Further, reports Eilperin, last month, urged on by several business and energy groups, the GOP-controlled House passed the Stop the War on Coal Act, which would reverse several Obama regulations and proposals. It would bar the EPA from regulating greenhouse gases, jettison the stricter fuel standards and give states primary authority over the storage and disposal of coal-combustion waste. Fortunately, that bill has little chance in the Democratic-controlled Senate.
Wilderness - The Grand Canyon and Yellowstone National Park
At the President's direction, the federal Bureau of Land Management announced a ban on new hard rock mineral leasing and mining (primarily for uranium) in a million acres of wild lands adjacent to Grand Canyon National Park. The mining ban will protect important wildlife habitat and water quality that complement the park’s natural systems.
Obama has also advised all federal agencies with a role in land stewardship to consider the potentially catastrophic effects of climate change when developing their management plans. Crown jewels like Yellowstone National Park may not be suitable for many of the animals living there in the next century. Federal agencies there have been asked to maintain corridors so threatened species can migrate -- and survive -- as conditions change.
President Obama supports a woman's right to control her own body, including the right to reproductive choice. He is a strong proponent of Planned Parenthood and other social services that provide contraception and family planning, and believes access to family planning methods should be a basic health care. (Romney opposes reproductive choice and has said repeatedly during his campaign that Planned Parenthood should be shut down.)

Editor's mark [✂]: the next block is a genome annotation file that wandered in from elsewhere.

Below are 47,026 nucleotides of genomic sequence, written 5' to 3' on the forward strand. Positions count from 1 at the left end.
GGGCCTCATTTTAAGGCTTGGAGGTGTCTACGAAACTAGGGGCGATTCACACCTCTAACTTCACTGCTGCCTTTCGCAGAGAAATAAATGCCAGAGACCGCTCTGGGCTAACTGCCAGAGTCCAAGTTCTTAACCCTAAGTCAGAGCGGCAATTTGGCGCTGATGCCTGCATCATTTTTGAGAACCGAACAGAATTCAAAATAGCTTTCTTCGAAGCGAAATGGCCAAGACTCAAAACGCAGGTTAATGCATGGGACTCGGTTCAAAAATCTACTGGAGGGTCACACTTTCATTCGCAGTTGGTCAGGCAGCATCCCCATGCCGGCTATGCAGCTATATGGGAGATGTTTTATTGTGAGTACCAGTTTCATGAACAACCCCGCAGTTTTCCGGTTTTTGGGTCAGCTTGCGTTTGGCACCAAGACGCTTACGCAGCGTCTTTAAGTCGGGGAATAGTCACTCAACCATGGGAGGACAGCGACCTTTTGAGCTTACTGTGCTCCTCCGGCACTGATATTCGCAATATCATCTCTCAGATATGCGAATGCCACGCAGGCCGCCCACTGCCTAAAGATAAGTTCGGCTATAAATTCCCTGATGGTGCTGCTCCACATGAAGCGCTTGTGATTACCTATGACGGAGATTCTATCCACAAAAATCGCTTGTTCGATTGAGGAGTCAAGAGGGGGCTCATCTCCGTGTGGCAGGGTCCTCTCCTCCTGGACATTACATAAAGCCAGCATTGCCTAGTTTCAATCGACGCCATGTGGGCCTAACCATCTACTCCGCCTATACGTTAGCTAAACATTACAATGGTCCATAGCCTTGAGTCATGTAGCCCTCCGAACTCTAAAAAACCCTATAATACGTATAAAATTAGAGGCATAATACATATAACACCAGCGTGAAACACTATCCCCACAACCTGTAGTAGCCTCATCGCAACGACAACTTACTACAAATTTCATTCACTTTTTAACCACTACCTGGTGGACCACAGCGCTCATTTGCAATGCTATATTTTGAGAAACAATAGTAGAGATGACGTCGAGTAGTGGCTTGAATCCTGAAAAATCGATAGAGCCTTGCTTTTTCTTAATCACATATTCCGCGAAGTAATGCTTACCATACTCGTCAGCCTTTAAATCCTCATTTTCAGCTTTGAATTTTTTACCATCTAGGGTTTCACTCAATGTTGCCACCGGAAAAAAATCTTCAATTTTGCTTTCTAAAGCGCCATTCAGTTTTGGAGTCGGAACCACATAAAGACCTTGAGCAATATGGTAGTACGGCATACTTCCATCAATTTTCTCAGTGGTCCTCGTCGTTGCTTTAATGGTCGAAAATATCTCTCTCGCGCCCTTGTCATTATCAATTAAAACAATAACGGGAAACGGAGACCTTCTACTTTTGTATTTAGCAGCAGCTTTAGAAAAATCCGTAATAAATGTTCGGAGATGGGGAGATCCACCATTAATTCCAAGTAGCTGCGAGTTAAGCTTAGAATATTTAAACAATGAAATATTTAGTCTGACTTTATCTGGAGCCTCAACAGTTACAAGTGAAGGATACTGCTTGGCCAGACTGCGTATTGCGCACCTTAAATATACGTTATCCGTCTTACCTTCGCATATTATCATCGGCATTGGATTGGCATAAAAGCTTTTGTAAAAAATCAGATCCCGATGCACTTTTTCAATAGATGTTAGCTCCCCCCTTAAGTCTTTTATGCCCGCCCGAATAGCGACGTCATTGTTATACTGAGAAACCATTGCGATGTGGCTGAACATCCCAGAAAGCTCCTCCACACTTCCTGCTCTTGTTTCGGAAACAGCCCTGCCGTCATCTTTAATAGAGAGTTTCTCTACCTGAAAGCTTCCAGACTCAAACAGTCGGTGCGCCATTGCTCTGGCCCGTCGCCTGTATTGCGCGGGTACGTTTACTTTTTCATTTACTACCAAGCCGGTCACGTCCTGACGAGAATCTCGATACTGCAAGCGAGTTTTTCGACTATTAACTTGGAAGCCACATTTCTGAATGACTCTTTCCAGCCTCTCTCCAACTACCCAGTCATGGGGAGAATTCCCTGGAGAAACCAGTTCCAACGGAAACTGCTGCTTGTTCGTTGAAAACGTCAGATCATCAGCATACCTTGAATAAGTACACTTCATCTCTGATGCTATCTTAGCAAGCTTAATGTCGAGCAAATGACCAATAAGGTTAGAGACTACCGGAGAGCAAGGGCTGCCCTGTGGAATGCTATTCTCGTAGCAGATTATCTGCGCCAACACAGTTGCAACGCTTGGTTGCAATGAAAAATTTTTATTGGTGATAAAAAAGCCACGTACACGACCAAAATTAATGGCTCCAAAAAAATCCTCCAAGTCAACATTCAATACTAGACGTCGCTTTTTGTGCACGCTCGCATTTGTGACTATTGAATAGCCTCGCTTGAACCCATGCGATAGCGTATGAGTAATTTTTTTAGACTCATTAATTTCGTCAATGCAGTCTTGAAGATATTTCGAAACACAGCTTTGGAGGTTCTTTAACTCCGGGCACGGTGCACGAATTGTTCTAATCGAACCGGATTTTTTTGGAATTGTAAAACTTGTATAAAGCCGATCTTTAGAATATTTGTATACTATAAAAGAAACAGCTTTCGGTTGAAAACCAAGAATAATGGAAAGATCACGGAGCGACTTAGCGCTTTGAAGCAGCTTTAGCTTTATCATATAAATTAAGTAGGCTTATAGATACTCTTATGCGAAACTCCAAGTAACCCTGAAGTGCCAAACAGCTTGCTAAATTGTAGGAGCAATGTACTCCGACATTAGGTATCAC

Given the role that population growth plays in fueling climate change and pollution, it should be a top priority for any administration to support family planning.
The most long-lasting impact of any presidency is tied to the justices a President appoints to the Supreme Court. The court is routinely called upon to decide whether environmental laws are legal and can be enforced. The decision of the current, extremely conservative court to allow corporations to be considered as citizens puts them on equal footing with you and me. Yet we know we are not equal, given the billions of dollars they have to spend lobbying elected officials and, as we have seen in this election cycle, swamping voters with misleading ads. The next President will in all likelihood have the opportunity to appoint at least two justices to the court as the oldest members retire. President Obama has a solid track record of appointing justices who value the rights of citizens and who would uphold laws like Roe v. Wade, which guarantee reproductive freedom and access to safe abortion. (Romney has said repeatedly he would work to overturn Roe v. Wade; given the chance, he would appoint justices who share that view.)
An election should never really be about the person running for office. It should be about the world we want to live in, the vision we have for our future and the future of those who come after us.
We are on the right path. But we will not get much farther along if we don't vote in this election. We will not get much farther along if we don't vote to re-elect President Obama.
Please. Go to the polls.